Stephen Hawking Visits UCLA Stem Cell Laboratory


Stephen Hawking
Stephen Hawking

On Tuesday, Stephen Hawking toured a stem cell laboratory where scientists are studying ways to slow the progression of Lou Gehrig’s disease, a neurological disorder that has left the British cosmologist almost completely paralyzed.

After the visit, the 71-year-old Hawking urged doctors, nurses and staff at Cedars-Sinai Medical Center to support the research.

Hawking recalled how he became depressed when he was diagnosed with the disease 50 years ago and initially didn’t see a point in finishing his doctorate. But his attitude changed when his condition didn’t progress as fast and he was able to concentrate on his studies.

“Every new day became a bonus,” he said.

The hospital last year received nearly $18 million from California’s taxpayer-funded stem cell institute to study the debilitating disease also known as amyotrophic lateral sclerosis. ALS attacks nerve cells in the brain and spinal cord that control the muscles. People gradually have more and more trouble breathing and moving as muscles weaken and waste away.

There’s no cure and no way to reverse the disease’s progression. Few people with ALS live longer than a decade.

Diagnosed at age 21 while a student at Cambridge University, Hawking has survived longer than most. He receives around-the-clock care, can only communicate by twitching his cheek, and relies on a computer mounted to his wheelchair to convey his thoughts in a distinctive robotic monotone.

A Cedars-Sinai patient who was Hawking’s former student spurred doctors to invite the physicist to glimpse their stem cell work.

“We decided it was a great opportunity for him to see the labs and for us to speak to one of the preeminent scientists in the world,” said Dr. Robert Baloh, who heads the hospital’s ALS program.

Cedar-Sinai scientists have focused on engineering stem cells to make a protein in hopes of preventing nerve cells from dying. The experiment so far has been done in rats. Baloh said he hopes to get governmental approval to test it in humans, which would be needed before any therapy can be approved.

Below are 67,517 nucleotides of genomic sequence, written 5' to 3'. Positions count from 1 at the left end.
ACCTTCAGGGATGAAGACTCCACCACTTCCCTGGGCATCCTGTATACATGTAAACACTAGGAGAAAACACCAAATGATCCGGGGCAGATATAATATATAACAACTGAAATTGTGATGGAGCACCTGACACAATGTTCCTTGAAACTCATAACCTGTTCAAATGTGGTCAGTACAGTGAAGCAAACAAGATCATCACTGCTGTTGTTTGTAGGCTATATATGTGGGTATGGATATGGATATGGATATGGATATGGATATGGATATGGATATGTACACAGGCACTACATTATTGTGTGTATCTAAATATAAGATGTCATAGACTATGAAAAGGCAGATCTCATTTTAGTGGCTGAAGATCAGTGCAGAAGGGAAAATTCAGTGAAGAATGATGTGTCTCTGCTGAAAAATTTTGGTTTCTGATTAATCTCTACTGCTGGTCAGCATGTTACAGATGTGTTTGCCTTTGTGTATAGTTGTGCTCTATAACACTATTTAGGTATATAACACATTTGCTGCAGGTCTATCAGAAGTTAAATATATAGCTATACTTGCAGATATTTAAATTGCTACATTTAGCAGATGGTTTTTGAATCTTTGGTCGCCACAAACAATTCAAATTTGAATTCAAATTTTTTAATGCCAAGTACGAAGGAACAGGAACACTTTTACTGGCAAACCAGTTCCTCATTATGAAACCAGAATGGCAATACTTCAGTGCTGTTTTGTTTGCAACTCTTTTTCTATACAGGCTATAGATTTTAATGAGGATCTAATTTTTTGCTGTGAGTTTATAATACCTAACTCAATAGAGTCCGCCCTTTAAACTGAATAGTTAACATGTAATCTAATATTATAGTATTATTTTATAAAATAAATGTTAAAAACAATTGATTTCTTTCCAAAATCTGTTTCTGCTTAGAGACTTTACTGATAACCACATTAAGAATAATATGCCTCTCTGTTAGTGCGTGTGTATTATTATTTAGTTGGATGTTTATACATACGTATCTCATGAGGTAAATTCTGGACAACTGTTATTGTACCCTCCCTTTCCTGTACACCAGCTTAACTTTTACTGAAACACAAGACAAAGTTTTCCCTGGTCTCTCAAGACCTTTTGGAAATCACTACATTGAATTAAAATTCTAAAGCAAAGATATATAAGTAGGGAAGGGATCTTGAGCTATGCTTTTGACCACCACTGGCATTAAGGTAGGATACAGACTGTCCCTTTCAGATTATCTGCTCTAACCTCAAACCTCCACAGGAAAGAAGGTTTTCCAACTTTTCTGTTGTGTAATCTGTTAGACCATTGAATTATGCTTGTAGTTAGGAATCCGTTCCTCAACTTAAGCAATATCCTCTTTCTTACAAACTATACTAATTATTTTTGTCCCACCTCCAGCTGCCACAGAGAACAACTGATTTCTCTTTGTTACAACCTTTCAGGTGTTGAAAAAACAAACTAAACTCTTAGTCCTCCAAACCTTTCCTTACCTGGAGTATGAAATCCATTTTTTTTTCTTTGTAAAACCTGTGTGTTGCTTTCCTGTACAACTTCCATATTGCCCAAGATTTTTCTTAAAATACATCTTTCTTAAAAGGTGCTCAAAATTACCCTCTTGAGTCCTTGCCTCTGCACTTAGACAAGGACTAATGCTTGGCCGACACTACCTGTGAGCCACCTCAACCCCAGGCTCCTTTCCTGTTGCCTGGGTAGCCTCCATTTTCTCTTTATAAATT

Hawking is famous for his work on black holes and the origins of the universe. His is also famous for bringing esoteric physics concepts to the masses through his best-selling books including “A Brief History of Time,” which sold more than 10 million copies worldwide. Hawking titled his speech to Cedars-Sinai employees “A Brief History of Mine.”

Despite his diagnosis, Hawking has remained active. In 2007, he floated like an astronaut on an aircraft that creates weightlessness by making parabolic dives.

Doctors don’t know why some people with Lou Gehrig’s disease fare better than others. Dr. Baloh said he has treated patients who lived for 10 years or more.

“But 50 years is unusual, to say the least,” he said.

The Role of Astrocytes in Lou Gehring’s Disease


A study from Columbia University and Harvard University has uncovered a complex interplay between neurons and support cells known as astrocytes that contributes to the pathology of ALS. Such an intricate interplay complicates regenerative therapies for this disease.

In the spinal cord, a group of neurons called motor neurons extend their axons to skeletal muscles and provide the neural signals for the muscles to contract, which allows movement. Motor neurons also have associated support cells known as glial cells, and a specific group of glial cells known as astrocytes associate with motor neurons in the spinal cord.

Astrocytes are star-shaped cells that surround neurons in the brain and spinal cord, and they outnumber neurons 50:1. Astrocytes are very active in the central nervous system, and serve to maintain, support, and repair the nervous tissue that they serve, and are responsible, in large part, for the plasticity of the nervous system.

astrocytes1 (1)

Motor neurons die off during the course of ALS, which leads to paralysis and death within two to fives years of diagnosis. ALS also affects neurons in the brain and it completely robs the individual of the ability to initiate movement or even breathe. There is, at present, no cure and no life-prolonging treatment for ALS.

Data from the ALS Association group suggests that astrocytes in ALS patients go from supporting neurons to strangling them. According to Lucie Bruijn, the chief scientist at the ALS Association in Washington D.C.,, these results seem to “strengthen the case that astrocytes are central to the ALS disease process.” She continued: “Furthermore, the results are based on an exciting new disease model system, one that will allow us to test important hypotheses and search for new therapeutic targets.”

In a cell culture system of ALS, in which neurons derived from embryonic cells were co-cultured with normal and ALS astrocytes, Bruijn’s team found that gene expression patterns in those neurons associated with ALS astrocytes were abnormal. In this experiment, neurons derived from embryonic stem cells with co-cultured with normal and ALS affected astrocytes. In a time course experiment in which gene expression profiles were analyzed from the neurons after specific amounts of time, the gene expression patterns from the normal astrocytes co-cultured with neurons were compared with those of the ALS-affected astrocytes co-cultured with neurons. From these experiments, it became clear that the ALS-affected astrocytes did not communicate properly with the nearby neurons.